“The surviving remnant of the house of Judah will again take root downward and bear fruit upward.” – 2 Kings 19:30 (NASB)
This is principle that God applies. His purpose and His promises will never go undone. The context of today’s verse is a message God sent to the people living in Jerusalem. Isaiah was charged to deliver this message. Hezekiah was King and he was anxious about what would happen to his kingdom. The Assyrians had conquered the Northern 10 tribes and deported most of the people exchanging them for people from non-Jewish cultures under their control. God’s warning for many years through Isaiah, Jeremiah and other prophets was that the same lay in store for the Southern Kingdom. This conqueror was promised to be Babylon. Before this happens Hezekiah is promised a reprieve from the threat enjoined by Assyria. In this promise is God’s plan to preserve a remnant of the house of Judah (from whom the Messiah will come). This remnant will be what regenerates their people. From the remnant of survivors in Jerusalem would come the descendants who would cover the land once again. It would be many years but that promise is what happened and it is still happening today. God always preserves a remnant of the blessed to carry out fulfillments of His promises.
“He said, “O Lord, the God of Israel, there is no God like You in heaven above or on earth beneath, keeping covenant and showing lovingkindness to Your servants who walk before You with all their heart,” – 1 Kings 8:23 (NASB)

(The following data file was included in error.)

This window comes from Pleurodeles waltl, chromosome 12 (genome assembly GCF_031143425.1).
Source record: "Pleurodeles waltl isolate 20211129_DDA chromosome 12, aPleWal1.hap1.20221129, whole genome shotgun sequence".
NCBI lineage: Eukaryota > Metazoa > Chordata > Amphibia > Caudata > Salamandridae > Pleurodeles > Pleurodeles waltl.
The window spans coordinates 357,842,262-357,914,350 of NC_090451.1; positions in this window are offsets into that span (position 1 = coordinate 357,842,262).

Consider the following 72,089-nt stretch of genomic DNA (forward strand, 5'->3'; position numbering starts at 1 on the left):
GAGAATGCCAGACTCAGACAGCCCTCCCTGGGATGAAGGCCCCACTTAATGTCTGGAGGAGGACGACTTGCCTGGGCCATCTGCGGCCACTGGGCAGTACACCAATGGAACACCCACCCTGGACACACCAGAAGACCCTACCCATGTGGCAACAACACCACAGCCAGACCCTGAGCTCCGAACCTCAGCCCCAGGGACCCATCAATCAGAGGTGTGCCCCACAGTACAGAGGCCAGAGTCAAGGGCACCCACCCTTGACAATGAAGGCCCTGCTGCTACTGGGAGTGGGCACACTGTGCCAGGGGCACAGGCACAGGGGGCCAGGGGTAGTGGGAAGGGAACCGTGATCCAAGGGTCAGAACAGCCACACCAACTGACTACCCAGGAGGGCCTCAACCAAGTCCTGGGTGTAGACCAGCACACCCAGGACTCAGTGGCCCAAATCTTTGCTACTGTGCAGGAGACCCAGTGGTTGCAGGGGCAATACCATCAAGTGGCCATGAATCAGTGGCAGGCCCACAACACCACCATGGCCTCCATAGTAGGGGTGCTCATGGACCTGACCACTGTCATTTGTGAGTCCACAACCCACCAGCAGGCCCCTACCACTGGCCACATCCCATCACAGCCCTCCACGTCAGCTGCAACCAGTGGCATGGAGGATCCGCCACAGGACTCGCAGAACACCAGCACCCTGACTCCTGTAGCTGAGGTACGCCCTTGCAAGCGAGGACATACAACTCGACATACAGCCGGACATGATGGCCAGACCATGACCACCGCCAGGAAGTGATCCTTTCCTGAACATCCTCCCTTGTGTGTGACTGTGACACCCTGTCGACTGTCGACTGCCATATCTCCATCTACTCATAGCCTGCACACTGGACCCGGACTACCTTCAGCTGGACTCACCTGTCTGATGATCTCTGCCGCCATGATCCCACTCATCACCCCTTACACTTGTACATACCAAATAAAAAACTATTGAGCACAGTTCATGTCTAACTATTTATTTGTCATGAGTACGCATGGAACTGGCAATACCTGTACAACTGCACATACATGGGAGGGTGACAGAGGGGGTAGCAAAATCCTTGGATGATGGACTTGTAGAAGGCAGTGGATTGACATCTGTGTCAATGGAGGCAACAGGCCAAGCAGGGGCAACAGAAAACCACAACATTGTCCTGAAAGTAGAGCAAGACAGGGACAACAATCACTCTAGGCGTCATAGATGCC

It is common among all people for all time to believe in more than one god. The “more than” are the invented gods that spring from the imaginations of people who reject the one true God. Making comparisons causes some who do not know God to think that there exists a choice in what god or gods we might believe in. There is only one true God who is the God who created all things. Solomon, the King of Israel knew and believe this truth. He makes his affirmation in this verse which is a declaration of the truth and a promise we can believe it. To believe in the actual existence of any other god is to believe in false ideas of make-believe gods. Like Solomon, a wise man beyond comparison on this earth we too can say in our prayers, “there is no God like You in heaven above or on earth beneath.” The enemy of God is Satan and he is real but he is not a god but a fallen angel who embodies many false gods. Let’s not be led astray with the thought that there is any beside our Lord God to worship and trust.